The same is true for other themes from our findings. The detail our participants discussed about rationality in instructional design (e.g., deliberate action; finding the right process) could inform designers’ conversations with other faculty about what types of processes will be most advantageous to them. Or, our participants’ understanding of engagement (e.g., commitment to the project’s cause; being present and involved with other team members) could contribute towards designers’ understanding of why faculty they work with may or may not welcome the help of certain individuals in an instructional design project.
Third, there were times in our analysis when it appeared that issues that mattered to our participants were experiencing tension with each other. For instance, even though our participants valued expertise and often attempted to align their team structure with this ideal, expertise was not the only value they held to about the team, and so at times we found them prioritizing engagement or collaboration over expertise. Similarly, while there were instances where they prioritized collaboration over efficiency, there were also cases of them doing the reverse. Overall, the faculty in our study were navigating a rich landscape of values that mattered to them, while at the same time trying to cope with the practicalities of their situation as they encountered it. This meant that at certain times one value could speak to them more loudly than others, and their different values were either more or less relevant based on the most salient characteristics of the moment. So, it appears overly simplistic to promote a set of values as being what matters to faculty about team relationships or processes, without also recognizing how those values could be stronger or weaker in certain contexts, or how certain values might be what faculty prioritized in one setting, while in a different setting they prioritize others that might even appear to be in competition with what they had valued only a short time before.
This observation could help contextualize factors regarding instructional designer/faculty relationships reported in prior research. For instance, Chen and Carliner (2021) described good designer/faculty relationships as being based on “clear [agreement] upon the ownerships and leaderships involved in the design process beforehand” (pp. 14-15). They also described good relationships as being flexible, “adjusting instructional-design processes and types of support” as different needs arose (p. 14). While much of the time these values could complement each other, it could also be possible for them to be at least somewhat incompatible as well. For example, there may be circumstances where a more flexible approach could overcome a roadblock in a project, yet such flexibility might conflict with agreed upon responsibilities that faculty and instructional designers had previously determined. Instructional designers should be sensitive to these possibilities, and consider the particular needs of the faculty they are working with at a particular time, which could alter how the faculty might value one course of action over another. Explicit conversations with faculty about potential value conflicts could also help instructional designers navigate these kinds of circumstances.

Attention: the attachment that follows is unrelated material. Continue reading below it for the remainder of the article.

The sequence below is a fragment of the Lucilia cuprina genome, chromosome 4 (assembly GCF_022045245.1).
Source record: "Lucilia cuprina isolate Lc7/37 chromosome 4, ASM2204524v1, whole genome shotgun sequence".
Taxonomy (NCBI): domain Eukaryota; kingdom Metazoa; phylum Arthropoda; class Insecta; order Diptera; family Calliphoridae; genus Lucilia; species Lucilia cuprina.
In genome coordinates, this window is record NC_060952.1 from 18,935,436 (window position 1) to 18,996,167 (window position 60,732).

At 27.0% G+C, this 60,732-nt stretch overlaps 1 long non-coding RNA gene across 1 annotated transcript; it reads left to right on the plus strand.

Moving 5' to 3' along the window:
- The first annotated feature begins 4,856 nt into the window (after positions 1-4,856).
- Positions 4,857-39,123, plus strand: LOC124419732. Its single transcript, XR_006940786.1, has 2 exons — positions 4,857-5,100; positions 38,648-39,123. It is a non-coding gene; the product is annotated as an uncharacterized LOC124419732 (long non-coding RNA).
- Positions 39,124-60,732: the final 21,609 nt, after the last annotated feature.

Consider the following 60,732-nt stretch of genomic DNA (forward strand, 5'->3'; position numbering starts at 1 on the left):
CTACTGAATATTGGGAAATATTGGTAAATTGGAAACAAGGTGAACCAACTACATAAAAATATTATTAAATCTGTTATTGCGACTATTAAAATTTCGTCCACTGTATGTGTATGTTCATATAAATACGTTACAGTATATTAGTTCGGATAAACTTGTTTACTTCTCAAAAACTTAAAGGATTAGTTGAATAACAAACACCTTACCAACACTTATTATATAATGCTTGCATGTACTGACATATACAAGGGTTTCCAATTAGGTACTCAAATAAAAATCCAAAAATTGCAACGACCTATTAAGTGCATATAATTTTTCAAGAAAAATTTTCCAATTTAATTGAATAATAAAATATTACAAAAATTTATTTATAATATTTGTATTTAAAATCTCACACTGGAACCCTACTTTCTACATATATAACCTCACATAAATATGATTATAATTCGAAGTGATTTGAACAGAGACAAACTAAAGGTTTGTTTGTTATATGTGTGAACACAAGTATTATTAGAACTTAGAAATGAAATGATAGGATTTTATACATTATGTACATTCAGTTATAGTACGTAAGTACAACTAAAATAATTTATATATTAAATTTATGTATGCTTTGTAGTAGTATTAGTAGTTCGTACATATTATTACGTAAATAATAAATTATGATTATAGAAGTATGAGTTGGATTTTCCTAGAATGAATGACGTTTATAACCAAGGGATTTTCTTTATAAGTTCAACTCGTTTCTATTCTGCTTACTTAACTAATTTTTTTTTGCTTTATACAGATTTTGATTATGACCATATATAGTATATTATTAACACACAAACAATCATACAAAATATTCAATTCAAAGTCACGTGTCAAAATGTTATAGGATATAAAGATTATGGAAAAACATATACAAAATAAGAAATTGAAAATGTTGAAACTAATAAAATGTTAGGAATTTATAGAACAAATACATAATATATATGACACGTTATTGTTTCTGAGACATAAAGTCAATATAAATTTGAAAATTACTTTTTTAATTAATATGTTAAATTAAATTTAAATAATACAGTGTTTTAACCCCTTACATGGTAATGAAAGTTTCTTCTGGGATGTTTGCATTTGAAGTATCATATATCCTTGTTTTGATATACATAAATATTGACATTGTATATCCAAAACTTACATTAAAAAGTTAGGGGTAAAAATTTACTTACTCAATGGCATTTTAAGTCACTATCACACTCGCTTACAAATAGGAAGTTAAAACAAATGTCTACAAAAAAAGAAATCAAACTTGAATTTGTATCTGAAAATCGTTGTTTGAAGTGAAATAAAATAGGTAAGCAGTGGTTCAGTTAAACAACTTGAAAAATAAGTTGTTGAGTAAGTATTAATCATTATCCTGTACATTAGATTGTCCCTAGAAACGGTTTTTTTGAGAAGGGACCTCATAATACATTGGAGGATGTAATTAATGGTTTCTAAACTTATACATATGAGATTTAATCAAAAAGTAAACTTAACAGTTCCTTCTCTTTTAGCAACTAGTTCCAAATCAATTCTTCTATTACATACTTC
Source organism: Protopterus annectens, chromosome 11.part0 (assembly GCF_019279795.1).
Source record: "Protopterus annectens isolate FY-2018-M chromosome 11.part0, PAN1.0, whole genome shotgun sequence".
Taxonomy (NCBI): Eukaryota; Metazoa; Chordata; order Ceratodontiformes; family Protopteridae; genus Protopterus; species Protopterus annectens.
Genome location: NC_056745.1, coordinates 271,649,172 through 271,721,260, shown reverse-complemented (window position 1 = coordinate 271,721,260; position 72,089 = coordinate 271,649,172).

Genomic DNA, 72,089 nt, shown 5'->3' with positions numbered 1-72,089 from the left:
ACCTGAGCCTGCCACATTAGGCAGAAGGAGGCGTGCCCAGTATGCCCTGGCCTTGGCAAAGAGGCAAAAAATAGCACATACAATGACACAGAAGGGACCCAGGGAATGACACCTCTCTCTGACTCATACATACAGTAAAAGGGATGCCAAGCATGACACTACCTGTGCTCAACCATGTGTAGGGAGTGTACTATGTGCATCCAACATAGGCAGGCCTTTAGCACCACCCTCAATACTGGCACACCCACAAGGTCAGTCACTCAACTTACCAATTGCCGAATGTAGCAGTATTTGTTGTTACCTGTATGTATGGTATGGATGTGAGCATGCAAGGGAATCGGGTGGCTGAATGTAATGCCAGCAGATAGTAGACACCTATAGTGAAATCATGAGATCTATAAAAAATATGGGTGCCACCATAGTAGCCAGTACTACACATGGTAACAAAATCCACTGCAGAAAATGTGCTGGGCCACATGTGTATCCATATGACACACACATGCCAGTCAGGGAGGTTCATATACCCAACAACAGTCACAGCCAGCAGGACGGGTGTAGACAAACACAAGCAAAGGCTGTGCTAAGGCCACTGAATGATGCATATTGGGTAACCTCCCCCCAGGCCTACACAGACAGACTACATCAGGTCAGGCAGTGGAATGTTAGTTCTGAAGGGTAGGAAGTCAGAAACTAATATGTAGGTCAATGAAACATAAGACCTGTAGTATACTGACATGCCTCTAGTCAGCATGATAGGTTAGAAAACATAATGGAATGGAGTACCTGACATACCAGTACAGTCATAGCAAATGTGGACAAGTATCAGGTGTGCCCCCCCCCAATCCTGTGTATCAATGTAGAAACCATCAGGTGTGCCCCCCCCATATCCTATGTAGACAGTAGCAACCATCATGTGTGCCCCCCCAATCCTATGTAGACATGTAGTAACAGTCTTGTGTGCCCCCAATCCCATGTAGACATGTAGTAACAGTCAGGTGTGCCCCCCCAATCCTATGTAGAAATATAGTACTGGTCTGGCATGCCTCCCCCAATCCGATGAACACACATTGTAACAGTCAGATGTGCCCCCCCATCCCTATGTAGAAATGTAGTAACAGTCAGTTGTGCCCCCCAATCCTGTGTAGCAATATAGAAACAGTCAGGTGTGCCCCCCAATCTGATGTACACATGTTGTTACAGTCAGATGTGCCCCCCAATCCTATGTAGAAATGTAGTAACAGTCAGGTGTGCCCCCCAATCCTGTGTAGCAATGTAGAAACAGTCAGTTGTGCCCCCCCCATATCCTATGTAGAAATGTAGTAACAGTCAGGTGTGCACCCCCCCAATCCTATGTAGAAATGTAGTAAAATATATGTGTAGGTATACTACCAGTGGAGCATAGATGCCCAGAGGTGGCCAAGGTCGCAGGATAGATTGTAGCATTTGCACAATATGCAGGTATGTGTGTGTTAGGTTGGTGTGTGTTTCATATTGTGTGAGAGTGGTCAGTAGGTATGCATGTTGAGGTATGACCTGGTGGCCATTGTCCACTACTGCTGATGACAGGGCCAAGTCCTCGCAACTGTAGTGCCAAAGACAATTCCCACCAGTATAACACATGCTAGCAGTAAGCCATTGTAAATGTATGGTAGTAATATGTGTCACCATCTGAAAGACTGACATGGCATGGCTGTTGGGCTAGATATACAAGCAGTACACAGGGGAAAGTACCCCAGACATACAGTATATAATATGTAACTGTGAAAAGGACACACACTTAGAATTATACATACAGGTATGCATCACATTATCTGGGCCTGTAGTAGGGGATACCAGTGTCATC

In this study we investigated what university faculty valued when working with an instructional design team to develop educational simulations. This provided insights into matters the faculty found to be significant about their relationships and processes with the team. Specifically, they valued: (a) collaboration and inclusion; (b) rationality and efficiency; and (c) expertise and engagement. In the first two themes the dual concepts seemed to reinforce each other, while in the third the faculty sometimes experienced each as being in tension with the other. Additionally, there were sometimes tensions across the themes as well. These issues were consistent with prior research, suggesting that instructional designers can have confidence in the growing body of scholarship pointing towards what kinds of factors matter in designer/faculty relationships. Unique contributions of our study were the further detail it provided about constructs our participants found to be important in their relationships and processes, as well as how it illustrated that their commitment to multiple values about design relationships and processes can be in tension with each other. While further research will be useful in understanding how these factors could affect instructional designers/faculty interactions in other settings, even with the limitations we noted our study pointed to some of the ways that instructional designers can build a foundation for successful relationships when engaged with faculty in instructional design work.
Part of this work was supported by the National Science Foundation grant number 1915620.
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Suggested Citation, , , & (2022). Considering What Faculty Value When Working with Instructional Designers and Instructional Design Teams. The Journal of Applied Instructional Design, 11(3). https://dx.doi.org/10.51869/113/mebr1